Personality Type, Politics, And The Need For Mythology

by | Sep 28, 2018

I’m listening to the latest Thad Russell.

He’s interviewing a very smart, interesting intellectual academic named Daniel Bessner about defense intellectuals in the US.  They get into an argument about the Nazis and the scope of their ambitions and ability to win.

Thad mentions that Hitler’s ambitions, as deeply nationalistic, were simply not colonial or expansionist beyond ambitions in Eastern Europe.  He also puts forth the idea that Hitler’s regime was unstable, economically underfunded, and so forth.  These ideas are fairly uncontroversial among historians today.

His interviewee, Bessner (a socialist, who started with, but couldn’t stomach Libertarianism), insists that the age-old bogeyman of Hitler’s evil world empire was a legitimate concern.

I think Bessner, based on his arguments, tone, and so forth, reveal that his political preference relates to his personality type.  Forgive me if that sounds slanderous.  I don’t mean to slander this respectable, intelligent person.  I’m merely advancing my impression, filtered through my point of view.

There’s this thing of affectation, where Feeling type personalities become convinced – sensing a truth of the universe – that inequality is by far the worst and most harmful outcome for society.  They have other beliefs, too.  I’ve noticed that these types (socialists), love myths.

The inevitability of proletariat revolution.  The archetype of the poor laborer, whom the intellectual understands better than the person himself.  Also, the absolute truth that Hitler’s empire was this unique and epochal evil, and there’s no way to question it.

Let me be clear: I think Hitler’s empire was uniquely evil.  I also think Hitler’s empire was doomed from the beginning, and that all the evidence (other than propaganda videos of staged marches) point to this.  I think FDR knew this, and if he didn’t it was in proportion to FDR’s sympathy for Hitler’s economic policies, and FDR’s lust for Hitler’s amount of political power.  I also think that Hitler’s aims are caricatured.  Hitler was an anti-democrat, a totalitarian, and a militarist nationalist.  So were half of the European leaders (including in Latin American society) for all of European history – at least.  In my view, Stalin was “worse” than Hitler – probably.  Also, Napoleon appears to have had wider ambitions towards world empire even than Hitler did.  Unlike Great Man historians, I think Napoleon was a pretty evil dude.

Still, Bessner seems desperate to operate within a framed emotional paradigm.  He desperately wants to believe in some sort of international solidarity between he and those like him, believing in a universal connection and goodness between them.  The emotional nature of this paradigm inclines it to prefer “stories” that support it.  So, Hitler has to be a bogeyman.  Because socialism isn’t simply “some political ideology” that a lot of people don’t like that much.  No!  Socialism is goodness embodied!  And when it’s defeated some kind of ill-wind of darkness has to be behind its demise.  Hitler is an example of that.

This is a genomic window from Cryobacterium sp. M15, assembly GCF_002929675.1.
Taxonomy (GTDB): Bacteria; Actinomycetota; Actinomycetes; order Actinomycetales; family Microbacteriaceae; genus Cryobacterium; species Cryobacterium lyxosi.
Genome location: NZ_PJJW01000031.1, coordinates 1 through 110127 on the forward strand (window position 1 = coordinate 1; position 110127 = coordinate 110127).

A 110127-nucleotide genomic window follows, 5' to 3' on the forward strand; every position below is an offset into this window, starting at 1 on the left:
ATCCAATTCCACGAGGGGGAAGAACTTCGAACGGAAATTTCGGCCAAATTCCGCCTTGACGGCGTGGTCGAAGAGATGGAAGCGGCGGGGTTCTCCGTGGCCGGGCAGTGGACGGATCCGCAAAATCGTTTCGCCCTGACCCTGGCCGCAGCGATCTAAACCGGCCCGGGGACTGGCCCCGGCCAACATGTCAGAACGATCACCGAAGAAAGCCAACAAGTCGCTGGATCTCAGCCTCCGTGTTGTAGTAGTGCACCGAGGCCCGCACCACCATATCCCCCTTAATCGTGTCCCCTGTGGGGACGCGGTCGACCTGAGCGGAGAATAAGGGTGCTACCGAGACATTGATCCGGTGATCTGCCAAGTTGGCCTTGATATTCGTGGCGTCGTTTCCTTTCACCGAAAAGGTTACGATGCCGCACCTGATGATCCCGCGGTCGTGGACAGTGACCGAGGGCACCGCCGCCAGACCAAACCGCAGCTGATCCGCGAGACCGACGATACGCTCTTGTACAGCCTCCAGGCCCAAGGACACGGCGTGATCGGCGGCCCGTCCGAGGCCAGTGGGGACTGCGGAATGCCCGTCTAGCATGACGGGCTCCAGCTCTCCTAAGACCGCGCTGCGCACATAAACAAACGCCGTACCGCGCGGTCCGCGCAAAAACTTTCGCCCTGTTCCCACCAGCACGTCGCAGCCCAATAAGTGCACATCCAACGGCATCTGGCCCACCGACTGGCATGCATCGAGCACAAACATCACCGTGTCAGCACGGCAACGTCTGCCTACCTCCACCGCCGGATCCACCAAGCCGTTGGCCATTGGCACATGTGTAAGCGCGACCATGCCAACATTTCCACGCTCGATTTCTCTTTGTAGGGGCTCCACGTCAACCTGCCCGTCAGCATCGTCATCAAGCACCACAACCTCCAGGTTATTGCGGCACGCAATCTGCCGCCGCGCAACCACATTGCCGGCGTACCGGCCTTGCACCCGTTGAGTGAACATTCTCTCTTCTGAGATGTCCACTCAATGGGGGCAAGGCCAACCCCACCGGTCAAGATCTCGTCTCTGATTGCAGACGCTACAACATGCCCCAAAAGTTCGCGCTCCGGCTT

In terms of MBTI, I’d paint Bessner as an INFJ.  History is a story of good feelings and bad vibes, and we must judge history and make sure we characterize everything in those terms.  In other words, Bessner’s socialism – and his disproportionate view of Hitler – seem forced.  In his words, I sense him injecting some of his own emotional inner world – and it clashes with his facts.

Here’s the point – if a magic genie offered Hitler a world empire, would he take it?  Probably.  So Bessner might be right to judge Hitler’s ambitions in an unlimited way.  However, despite being a megalomaniac with severe health problems, drug abuse issues, and PTSD, did Hitler believe he had a magic genie?  No, I don’t think he did.

Good and evil live inside of reality, just like the rest of us.  There’s a temptation to think of good and evil as outside of, or above reality.  That is, we think that evil and good can shape reality.  All I’m arguing is that good and evil themselves are also subject to be shaped and constrained by reality, inasmuch as they also can impact reality.

In other words, I’m applying that quintessential libertarian skill of evaluating liberal arts ideas through a market dynamics framework.  Ideas, history, circumstances, good and evil, chase a market equilibrium.

What was the price of Hitler’s evil?  That can’t be answered until we include the cost of America’s empire, and also our support of Soviet evil.  In my view, Hitler comes out of that analysis looking like quite a little punk.

Libertarians, also, have a habit of doing this sometimes. “Muh the state” if you will.  However, I’ve also noticed that Libertarianism also tends to lose these fair-weathered friends to the far-left and far-right.  So perhaps some part of our core is more grounded, in something bigger than our own emotional preferences.

About Zack Sorenson

Zachary Sorenson worked for the United States Air Force for six years as a Navigation Officer. He recently quit because of a principled opposition to war. He considers himself to be a Libertarian, and studied Economics at the University of Maryland, College Park. He would like to see the resurgence of a non-political commitment to peace for its own sake, across the spectrum of ideologies.

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